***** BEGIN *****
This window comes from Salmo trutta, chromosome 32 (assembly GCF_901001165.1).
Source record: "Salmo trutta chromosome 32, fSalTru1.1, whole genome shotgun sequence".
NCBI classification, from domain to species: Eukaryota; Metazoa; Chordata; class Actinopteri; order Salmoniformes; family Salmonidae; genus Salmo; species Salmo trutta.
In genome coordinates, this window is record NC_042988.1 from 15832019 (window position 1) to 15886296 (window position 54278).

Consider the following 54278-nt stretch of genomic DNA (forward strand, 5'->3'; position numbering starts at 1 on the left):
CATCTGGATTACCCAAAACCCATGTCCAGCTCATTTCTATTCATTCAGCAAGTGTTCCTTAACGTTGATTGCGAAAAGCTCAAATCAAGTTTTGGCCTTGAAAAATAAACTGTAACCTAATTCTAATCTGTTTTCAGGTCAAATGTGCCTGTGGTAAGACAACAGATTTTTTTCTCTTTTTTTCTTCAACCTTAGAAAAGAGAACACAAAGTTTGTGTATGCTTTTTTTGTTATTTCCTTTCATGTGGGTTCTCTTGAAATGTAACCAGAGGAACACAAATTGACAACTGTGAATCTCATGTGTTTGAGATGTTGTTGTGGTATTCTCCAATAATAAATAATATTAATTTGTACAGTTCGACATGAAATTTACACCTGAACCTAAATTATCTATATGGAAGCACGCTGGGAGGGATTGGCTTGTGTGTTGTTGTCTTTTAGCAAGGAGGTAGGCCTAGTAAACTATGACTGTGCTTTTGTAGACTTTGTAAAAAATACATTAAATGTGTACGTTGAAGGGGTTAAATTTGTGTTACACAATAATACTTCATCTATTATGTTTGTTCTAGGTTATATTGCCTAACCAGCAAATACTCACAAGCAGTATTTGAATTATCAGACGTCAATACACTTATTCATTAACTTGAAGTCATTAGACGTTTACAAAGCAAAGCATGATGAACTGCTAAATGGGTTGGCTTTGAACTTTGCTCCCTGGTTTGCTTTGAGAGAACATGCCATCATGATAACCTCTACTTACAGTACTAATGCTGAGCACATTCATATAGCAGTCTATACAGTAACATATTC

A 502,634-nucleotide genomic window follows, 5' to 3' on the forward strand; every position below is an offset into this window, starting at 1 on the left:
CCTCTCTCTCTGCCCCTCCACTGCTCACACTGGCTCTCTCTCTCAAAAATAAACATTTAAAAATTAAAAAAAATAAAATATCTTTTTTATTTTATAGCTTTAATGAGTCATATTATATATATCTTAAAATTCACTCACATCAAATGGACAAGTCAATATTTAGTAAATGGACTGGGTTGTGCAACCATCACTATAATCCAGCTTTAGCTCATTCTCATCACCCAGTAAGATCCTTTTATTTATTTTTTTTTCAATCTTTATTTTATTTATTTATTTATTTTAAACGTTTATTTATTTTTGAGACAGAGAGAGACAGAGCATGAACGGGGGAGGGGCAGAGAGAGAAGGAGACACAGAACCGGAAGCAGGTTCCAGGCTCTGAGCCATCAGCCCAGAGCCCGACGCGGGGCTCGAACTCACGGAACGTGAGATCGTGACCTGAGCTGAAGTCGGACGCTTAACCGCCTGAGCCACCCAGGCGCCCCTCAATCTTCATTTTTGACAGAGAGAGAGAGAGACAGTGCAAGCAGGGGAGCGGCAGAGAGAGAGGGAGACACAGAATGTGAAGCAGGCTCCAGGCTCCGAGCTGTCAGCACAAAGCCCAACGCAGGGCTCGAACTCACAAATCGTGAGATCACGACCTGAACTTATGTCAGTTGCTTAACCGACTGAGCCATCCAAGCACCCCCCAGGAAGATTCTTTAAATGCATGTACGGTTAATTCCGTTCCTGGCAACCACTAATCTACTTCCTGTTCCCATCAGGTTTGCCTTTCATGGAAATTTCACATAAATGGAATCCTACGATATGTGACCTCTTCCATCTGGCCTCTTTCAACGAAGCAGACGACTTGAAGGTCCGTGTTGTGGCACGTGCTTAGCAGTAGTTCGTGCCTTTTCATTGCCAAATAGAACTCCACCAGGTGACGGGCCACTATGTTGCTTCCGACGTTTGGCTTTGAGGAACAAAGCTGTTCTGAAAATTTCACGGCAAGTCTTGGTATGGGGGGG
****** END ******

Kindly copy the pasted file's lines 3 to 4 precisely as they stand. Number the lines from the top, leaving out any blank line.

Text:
NCBI classification, from domain to species: Eukaryota; Metazoa; Chordata; class Actinopteri; order Salmoniformes; family Salmonidae; genus Salmo; species Salmo trutta.
In genome coordinates, this window is record NC_042988.1 from 15832019 (window position 1) to 15886296 (window position 54278).